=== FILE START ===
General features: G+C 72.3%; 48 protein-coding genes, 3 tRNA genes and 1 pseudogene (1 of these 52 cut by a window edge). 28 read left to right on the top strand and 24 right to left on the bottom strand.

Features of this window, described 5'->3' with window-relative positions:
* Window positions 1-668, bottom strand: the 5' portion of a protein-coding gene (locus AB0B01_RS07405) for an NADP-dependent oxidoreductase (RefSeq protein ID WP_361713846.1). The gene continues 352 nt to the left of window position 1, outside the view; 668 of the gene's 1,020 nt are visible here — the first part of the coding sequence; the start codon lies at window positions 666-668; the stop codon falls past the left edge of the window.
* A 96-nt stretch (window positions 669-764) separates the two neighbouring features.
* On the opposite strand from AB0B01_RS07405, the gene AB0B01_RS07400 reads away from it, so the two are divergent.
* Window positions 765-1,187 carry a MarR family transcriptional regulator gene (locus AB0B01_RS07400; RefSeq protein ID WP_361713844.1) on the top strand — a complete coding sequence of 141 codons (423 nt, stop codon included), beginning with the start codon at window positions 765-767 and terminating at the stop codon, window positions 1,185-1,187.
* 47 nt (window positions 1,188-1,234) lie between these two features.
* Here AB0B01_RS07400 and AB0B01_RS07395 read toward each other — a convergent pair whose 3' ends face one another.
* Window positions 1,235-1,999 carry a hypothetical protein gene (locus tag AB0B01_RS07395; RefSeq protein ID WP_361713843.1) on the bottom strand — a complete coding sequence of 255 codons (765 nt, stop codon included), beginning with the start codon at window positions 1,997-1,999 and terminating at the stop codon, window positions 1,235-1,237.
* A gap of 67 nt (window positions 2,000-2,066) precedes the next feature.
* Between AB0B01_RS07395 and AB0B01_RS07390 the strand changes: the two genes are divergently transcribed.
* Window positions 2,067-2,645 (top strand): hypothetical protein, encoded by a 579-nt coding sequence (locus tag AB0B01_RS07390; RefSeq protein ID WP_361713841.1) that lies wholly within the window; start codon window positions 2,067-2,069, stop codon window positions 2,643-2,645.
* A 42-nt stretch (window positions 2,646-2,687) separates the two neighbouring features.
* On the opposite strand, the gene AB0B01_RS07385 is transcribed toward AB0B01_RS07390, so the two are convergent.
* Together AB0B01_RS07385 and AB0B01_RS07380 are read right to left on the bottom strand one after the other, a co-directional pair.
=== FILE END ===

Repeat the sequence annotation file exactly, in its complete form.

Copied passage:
General features: G+C 72.3%; 48 protein-coding genes, 3 tRNA genes and 1 pseudogene (1 of these 52 cut by a window edge). 28 read left to right on the top strand and 24 right to left on the bottom strand.

Features of this window, described 5'->3' with window-relative positions:
* Window positions 1-668, bottom strand: the 5' portion of a protein-coding gene (locus AB0B01_RS07405) for an NADP-dependent oxidoreductase (RefSeq protein ID WP_361713846.1). The gene continues 352 nt to the left of window position 1, outside the view; 668 of the gene's 1,020 nt are visible here — the first part of the coding sequence; the start codon lies at window positions 666-668; the stop codon falls past the left edge of the window.
* A 96-nt stretch (window positions 669-764) separates the two neighbouring features.
* On the opposite strand from AB0B01_RS07405, the gene AB0B01_RS07400 reads away from it, so the two are divergent.
* Window positions 765-1,187 carry a MarR family transcriptional regulator gene (locus AB0B01_RS07400; RefSeq protein ID WP_361713844.1) on the top strand — a complete coding sequence of 141 codons (423 nt, stop codon included), beginning with the start codon at window positions 765-767 and terminating at the stop codon, window positions 1,185-1,187.
* 47 nt (window positions 1,188-1,234) lie between these two features.
* Here AB0B01_RS07400 and AB0B01_RS07395 read toward each other — a convergent pair whose 3' ends face one another.
* Window positions 1,235-1,999 carry a hypothetical protein gene (locus tag AB0B01_RS07395; RefSeq protein ID WP_361713843.1) on the bottom strand — a complete coding sequence of 255 codons (765 nt, stop codon included), beginning with the start codon at window positions 1,997-1,999 and terminating at the stop codon, window positions 1,235-1,237.
* A gap of 67 nt (window positions 2,000-2,066) precedes the next feature.
* Between AB0B01_RS07395 and AB0B01_RS07390 the strand changes: the two genes are divergently transcribed.
* Window positions 2,067-2,645 (top strand): hypothetical protein, encoded by a 579-nt coding sequence (locus tag AB0B01_RS07390; RefSeq protein ID WP_361713841.1) that lies wholly within the window; start codon window positions 2,067-2,069, stop codon window positions 2,643-2,645.
* A 42-nt stretch (window positions 2,646-2,687) separates the two neighbouring features.
* On the opposite strand, the gene AB0B01_RS07385 is transcribed toward AB0B01_RS07390, so the two are convergent.
* Together AB0B01_RS07385 and AB0B01_RS07380 are read right to left on the bottom strand one after the other, a co-directional pair.